The Role of Hip-Hop in the Lives of Adolescents Essay

2004 Words9 Pages
Here’s a task… Ask an individual one of the factors that may cause unacceptable behavior in adolescence. The culprit is Hip-hop. This genre of music receives a bad reputation for its violent, overly sexualized and graphic lyrics. Stereotypically, a typical rap video may consist of an African-American male, riding in the newest car, accompanied with one or more attractive female. This image although it may seem very simplistic poses different implications on both male and female adolescence. The messages sent out are different and without proper guidance, an individual perception of beauty and values on life may change. Rap is an expression of art, where individuals try to escape reality. It is a presumption that adolescence are risk-takers…show more content…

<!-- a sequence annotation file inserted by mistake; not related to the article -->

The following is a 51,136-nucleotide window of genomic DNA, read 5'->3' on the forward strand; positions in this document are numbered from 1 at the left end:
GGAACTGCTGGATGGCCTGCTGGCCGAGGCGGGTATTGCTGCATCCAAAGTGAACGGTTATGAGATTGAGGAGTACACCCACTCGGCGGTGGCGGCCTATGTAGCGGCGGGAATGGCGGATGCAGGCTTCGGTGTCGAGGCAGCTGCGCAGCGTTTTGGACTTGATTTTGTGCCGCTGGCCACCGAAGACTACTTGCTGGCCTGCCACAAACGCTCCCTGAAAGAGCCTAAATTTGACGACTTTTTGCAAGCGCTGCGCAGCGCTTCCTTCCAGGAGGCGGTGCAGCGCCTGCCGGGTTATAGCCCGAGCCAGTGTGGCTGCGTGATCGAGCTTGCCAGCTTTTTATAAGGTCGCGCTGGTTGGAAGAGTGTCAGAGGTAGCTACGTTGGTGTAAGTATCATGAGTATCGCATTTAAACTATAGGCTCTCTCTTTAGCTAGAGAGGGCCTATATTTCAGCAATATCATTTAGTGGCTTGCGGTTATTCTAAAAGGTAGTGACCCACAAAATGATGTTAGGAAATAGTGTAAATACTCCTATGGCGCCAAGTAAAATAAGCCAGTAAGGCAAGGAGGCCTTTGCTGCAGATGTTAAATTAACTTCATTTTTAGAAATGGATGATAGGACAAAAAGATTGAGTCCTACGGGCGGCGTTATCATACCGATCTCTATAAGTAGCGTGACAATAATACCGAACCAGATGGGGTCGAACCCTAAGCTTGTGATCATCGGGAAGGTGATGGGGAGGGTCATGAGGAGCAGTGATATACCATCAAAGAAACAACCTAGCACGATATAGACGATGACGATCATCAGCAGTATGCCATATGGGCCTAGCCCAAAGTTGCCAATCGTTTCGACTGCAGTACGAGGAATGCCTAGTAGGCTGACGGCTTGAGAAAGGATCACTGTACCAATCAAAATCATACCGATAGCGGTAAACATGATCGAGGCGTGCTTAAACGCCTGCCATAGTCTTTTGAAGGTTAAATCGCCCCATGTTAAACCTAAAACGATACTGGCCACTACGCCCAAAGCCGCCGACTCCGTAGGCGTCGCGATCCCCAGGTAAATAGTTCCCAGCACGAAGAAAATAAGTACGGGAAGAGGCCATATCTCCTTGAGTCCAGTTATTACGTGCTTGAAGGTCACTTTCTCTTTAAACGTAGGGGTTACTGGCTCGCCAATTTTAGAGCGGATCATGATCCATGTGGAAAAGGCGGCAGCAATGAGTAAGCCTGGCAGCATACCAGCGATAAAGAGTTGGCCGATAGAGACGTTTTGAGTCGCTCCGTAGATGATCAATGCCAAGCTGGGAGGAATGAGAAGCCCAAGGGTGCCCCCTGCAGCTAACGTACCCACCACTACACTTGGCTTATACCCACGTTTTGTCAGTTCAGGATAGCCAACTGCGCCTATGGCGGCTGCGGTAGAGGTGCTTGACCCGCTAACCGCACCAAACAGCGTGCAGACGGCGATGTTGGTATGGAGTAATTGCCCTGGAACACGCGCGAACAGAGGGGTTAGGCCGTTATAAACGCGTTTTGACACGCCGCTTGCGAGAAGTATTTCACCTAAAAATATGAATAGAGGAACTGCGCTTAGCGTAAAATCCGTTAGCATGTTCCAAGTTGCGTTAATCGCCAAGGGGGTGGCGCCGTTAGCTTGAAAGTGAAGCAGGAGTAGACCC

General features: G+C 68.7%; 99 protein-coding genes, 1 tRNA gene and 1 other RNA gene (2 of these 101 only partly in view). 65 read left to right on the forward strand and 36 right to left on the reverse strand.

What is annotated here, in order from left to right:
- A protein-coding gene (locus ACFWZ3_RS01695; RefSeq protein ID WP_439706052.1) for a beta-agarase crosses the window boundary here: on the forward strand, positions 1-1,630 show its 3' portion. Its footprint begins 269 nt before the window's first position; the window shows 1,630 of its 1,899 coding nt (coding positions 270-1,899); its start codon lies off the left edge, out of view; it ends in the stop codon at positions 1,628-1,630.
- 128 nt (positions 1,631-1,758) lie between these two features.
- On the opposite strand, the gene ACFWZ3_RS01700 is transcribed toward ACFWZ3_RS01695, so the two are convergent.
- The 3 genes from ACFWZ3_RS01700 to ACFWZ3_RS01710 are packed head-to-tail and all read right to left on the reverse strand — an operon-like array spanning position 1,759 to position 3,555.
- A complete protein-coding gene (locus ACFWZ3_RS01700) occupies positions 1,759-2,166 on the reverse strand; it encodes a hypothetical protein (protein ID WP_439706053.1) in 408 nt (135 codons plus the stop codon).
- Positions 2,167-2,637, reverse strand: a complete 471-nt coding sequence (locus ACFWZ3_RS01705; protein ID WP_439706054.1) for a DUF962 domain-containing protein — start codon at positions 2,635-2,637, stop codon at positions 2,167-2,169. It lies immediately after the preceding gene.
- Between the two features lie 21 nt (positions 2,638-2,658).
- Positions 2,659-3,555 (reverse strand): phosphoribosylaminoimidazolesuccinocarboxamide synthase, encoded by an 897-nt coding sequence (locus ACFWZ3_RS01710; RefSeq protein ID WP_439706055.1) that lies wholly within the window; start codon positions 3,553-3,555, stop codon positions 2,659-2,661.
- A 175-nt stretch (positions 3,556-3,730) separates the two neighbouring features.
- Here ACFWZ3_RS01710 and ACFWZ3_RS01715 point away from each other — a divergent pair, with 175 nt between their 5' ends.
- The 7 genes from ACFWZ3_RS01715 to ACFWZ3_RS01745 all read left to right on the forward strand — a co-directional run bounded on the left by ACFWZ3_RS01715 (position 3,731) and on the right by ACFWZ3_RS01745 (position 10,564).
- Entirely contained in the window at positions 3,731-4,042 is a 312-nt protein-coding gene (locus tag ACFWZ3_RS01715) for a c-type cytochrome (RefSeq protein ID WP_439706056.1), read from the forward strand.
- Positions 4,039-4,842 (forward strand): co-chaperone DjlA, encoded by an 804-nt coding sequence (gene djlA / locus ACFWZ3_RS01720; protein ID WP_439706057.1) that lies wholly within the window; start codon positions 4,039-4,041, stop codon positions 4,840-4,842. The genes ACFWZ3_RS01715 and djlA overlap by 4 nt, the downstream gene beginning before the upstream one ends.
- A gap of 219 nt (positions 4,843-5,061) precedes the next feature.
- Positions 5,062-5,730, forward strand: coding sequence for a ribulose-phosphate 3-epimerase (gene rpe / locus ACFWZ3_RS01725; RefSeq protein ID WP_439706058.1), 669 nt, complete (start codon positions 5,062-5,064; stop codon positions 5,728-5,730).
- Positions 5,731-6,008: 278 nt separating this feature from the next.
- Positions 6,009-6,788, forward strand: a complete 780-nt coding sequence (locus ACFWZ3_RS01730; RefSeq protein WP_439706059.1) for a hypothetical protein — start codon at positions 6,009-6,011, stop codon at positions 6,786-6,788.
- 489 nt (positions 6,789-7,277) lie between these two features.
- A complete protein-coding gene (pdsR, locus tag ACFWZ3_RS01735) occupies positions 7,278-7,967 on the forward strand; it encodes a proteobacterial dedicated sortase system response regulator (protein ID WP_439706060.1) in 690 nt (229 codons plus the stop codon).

It is easy to attribute the case of violence to rap music. However, critics fail to place the lives of the artists and their experiences into context. Common themes in rap music videos include racial injustice, violence, hopelessness, pain, and struggle for survival (Peterson et. al 1158). During rap’s early livelihood, its fan base were primarily Blacks and Latinos; however, the in 1980s the demographics began to shift. Artists such as Run DMC, Salt N' Pepa, and the Beastie Boys all gained popularity not only with African American and Latino community but also with White adolescents outside the inner city (Sullivan 606). In 1999, it was reported that Americans alone purchased over $1.5 billion worth of rap and hip-hop music. In addition, sale increased up to $1.8 billion a year later (Richardson 176). Most of the consumers of this new genre of music, were adolescence and they can be attributed to the success of many rap artist. Rap gained the appeal of youth, despite differences in race, ethnicity, and socioeconomic class. The teens being able to personal identify with the lyrics could be considered of the key features in adolescent identity development. Youth look up to these figures in pop culture and seek to emulate their behavior. The mass appeal of rap music and the potential influence caused by violent lyrics has caught the attention of politicians, sociologists, and psychologists
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